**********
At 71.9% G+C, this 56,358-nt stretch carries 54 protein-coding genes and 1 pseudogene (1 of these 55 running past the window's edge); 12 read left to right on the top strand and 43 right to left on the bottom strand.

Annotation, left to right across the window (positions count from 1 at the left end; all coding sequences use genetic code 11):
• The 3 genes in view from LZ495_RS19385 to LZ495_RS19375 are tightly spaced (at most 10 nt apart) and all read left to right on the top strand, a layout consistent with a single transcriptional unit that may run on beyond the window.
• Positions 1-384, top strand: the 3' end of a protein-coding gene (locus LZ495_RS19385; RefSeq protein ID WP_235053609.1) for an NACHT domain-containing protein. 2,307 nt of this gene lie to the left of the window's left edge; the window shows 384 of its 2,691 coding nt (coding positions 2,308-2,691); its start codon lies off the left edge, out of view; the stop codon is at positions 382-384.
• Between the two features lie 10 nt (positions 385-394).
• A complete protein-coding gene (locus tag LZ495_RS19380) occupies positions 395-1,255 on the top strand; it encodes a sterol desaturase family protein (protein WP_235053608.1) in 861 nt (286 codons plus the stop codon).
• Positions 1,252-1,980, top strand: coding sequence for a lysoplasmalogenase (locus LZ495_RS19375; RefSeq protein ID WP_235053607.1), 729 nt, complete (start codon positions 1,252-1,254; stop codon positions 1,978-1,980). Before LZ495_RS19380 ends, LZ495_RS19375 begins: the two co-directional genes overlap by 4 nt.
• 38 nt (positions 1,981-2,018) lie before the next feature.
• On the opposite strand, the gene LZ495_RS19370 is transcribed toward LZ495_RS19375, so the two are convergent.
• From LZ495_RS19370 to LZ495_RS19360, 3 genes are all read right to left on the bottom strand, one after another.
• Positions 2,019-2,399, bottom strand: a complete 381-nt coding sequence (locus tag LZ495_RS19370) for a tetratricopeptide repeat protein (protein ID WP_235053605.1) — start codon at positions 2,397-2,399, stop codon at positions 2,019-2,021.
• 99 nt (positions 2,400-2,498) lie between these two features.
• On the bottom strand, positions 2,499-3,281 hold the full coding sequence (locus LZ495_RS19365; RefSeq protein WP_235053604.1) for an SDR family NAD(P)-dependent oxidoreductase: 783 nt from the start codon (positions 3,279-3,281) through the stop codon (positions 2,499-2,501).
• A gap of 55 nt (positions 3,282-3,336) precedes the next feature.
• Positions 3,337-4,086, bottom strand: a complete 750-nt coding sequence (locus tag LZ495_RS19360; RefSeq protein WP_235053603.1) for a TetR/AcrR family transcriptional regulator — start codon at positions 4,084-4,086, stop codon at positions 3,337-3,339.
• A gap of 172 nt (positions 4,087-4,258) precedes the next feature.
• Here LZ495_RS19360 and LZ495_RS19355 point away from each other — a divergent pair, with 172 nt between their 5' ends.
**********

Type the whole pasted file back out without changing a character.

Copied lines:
At 71.9% G+C, this 56,358-nt stretch carries 54 protein-coding genes and 1 pseudogene (1 of these 55 running past the window's edge); 12 read left to right on the top strand and 43 right to left on the bottom strand.

Annotation, left to right across the window (positions count from 1 at the left end; all coding sequences use genetic code 11):
• The 3 genes in view from LZ495_RS19385 to LZ495_RS19375 are tightly spaced (at most 10 nt apart) and all read left to right on the top strand, a layout consistent with a single transcriptional unit that may run on beyond the window.
• Positions 1-384, top strand: the 3' end of a protein-coding gene (locus LZ495_RS19385; RefSeq protein ID WP_235053609.1) for an NACHT domain-containing protein. 2,307 nt of this gene lie to the left of the window's left edge; the window shows 384 of its 2,691 coding nt (coding positions 2,308-2,691); its start codon lies off the left edge, out of view; the stop codon is at positions 382-384.
• Between the two features lie 10 nt (positions 385-394).
• A complete protein-coding gene (locus tag LZ495_RS19380) occupies positions 395-1,255 on the top strand; it encodes a sterol desaturase family protein (protein WP_235053608.1) in 861 nt (286 codons plus the stop codon).
• Positions 1,252-1,980, top strand: coding sequence for a lysoplasmalogenase (locus LZ495_RS19375; RefSeq protein ID WP_235053607.1), 729 nt, complete (start codon positions 1,252-1,254; stop codon positions 1,978-1,980). Before LZ495_RS19380 ends, LZ495_RS19375 begins: the two co-directional genes overlap by 4 nt.
• 38 nt (positions 1,981-2,018) lie before the next feature.
• On the opposite strand, the gene LZ495_RS19370 is transcribed toward LZ495_RS19375, so the two are convergent.
• From LZ495_RS19370 to LZ495_RS19360, 3 genes are all read right to left on the bottom strand, one after another.
• Positions 2,019-2,399, bottom strand: a complete 381-nt coding sequence (locus tag LZ495_RS19370) for a tetratricopeptide repeat protein (protein ID WP_235053605.1) — start codon at positions 2,397-2,399, stop codon at positions 2,019-2,021.
• 99 nt (positions 2,400-2,498) lie between these two features.
• On the bottom strand, positions 2,499-3,281 hold the full coding sequence (locus LZ495_RS19365; RefSeq protein WP_235053604.1) for an SDR family NAD(P)-dependent oxidoreductase: 783 nt from the start codon (positions 3,279-3,281) through the stop codon (positions 2,499-2,501).
• A gap of 55 nt (positions 3,282-3,336) precedes the next feature.
• Positions 3,337-4,086, bottom strand: a complete 750-nt coding sequence (locus tag LZ495_RS19360; RefSeq protein WP_235053603.1) for a TetR/AcrR family transcriptional regulator — start codon at positions 4,084-4,086, stop codon at positions 3,337-3,339.
• A gap of 172 nt (positions 4,087-4,258) precedes the next feature.
• Here LZ495_RS19360 and LZ495_RS19355 point away from each other — a divergent pair, with 172 nt between their 5' ends.